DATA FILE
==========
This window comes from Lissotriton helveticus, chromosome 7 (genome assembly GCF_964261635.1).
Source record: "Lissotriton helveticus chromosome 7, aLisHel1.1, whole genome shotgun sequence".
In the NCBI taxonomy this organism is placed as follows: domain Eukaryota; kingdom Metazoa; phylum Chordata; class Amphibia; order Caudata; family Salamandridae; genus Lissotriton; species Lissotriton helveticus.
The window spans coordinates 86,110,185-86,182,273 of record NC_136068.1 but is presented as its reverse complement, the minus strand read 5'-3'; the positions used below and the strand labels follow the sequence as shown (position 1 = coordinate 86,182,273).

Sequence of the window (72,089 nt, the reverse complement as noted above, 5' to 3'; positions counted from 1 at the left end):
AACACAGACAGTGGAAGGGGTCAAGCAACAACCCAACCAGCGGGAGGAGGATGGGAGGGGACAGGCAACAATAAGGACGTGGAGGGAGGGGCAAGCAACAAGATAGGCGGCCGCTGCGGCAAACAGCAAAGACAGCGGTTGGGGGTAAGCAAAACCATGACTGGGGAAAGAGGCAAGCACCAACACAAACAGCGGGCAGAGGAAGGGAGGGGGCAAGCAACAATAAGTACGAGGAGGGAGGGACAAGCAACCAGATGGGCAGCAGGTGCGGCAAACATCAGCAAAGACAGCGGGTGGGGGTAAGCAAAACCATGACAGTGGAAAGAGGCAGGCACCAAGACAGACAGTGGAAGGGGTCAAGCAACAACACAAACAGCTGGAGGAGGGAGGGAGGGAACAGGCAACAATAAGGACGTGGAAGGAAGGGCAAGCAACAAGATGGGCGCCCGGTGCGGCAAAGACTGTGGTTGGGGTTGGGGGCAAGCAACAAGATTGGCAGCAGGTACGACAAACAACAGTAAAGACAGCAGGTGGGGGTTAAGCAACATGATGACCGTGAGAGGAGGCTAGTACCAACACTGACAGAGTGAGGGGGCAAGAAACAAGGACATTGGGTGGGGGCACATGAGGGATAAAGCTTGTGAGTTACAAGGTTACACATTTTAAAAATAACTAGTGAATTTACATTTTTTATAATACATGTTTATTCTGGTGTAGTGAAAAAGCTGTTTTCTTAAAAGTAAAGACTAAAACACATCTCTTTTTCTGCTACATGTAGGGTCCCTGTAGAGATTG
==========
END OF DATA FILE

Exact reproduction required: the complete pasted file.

This window comes from Lissotriton helveticus, chromosome 7 (genome assembly GCF_964261635.1).
Source record: "Lissotriton helveticus chromosome 7, aLisHel1.1, whole genome shotgun sequence".
In the NCBI taxonomy this organism is placed as follows: domain Eukaryota; kingdom Metazoa; phylum Chordata; class Amphibia; order Caudata; family Salamandridae; genus Lissotriton; species Lissotriton helveticus.
The window spans coordinates 86,110,185-86,182,273 of record NC_136068.1 but is presented as its reverse complement, the minus strand read 5'-3'; the positions used below and the strand labels follow the sequence as shown (position 1 = coordinate 86,182,273).

Sequence of the window (72,089 nt, the reverse complement as noted above, 5' to 3'; positions counted from 1 at the left end):
AACACAGACAGTGGAAGGGGTCAAGCAACAACCCAACCAGCGGGAGGAGGATGGGAGGGGACAGGCAACAATAAGGACGTGGAGGGAGGGGCAAGCAACAAGATAGGCGGCCGCTGCGGCAAACAGCAAAGACAGCGGTTGGGGGTAAGCAAAACCATGACTGGGGAAAGAGGCAAGCACCAACACAAACAGCGGGCAGAGGAAGGGAGGGGGCAAGCAACAATAAGTACGAGGAGGGAGGGACAAGCAACCAGATGGGCAGCAGGTGCGGCAAACATCAGCAAAGACAGCGGGTGGGGGTAAGCAAAACCATGACAGTGGAAAGAGGCAGGCACCAAGACAGACAGTGGAAGGGGTCAAGCAACAACACAAACAGCTGGAGGAGGGAGGGAGGGAACAGGCAACAATAAGGACGTGGAAGGAAGGGCAAGCAACAAGATGGGCGCCCGGTGCGGCAAAGACTGTGGTTGGGGTTGGGGGCAAGCAACAAGATTGGCAGCAGGTACGACAAACAACAGTAAAGACAGCAGGTGGGGGTTAAGCAACATGATGACCGTGAGAGGAGGCTAGTACCAACACTGACAGAGTGAGGGGGCAAGAAACAAGGACATTGGGTGGGGGCACATGAGGGATAAAGCTTGTGAGTTACAAGGTTACACATTTTAAAAATAACTAGTGAATTTACATTTTTTATAATACATGTTTATTCTGGTGTAGTGAAAAAGCTGTTTTCTTAAAAGTAAAGACTAAAACACATCTCTTTTTCTGCTACATGTAGGGTCCCTGTAGAGATTG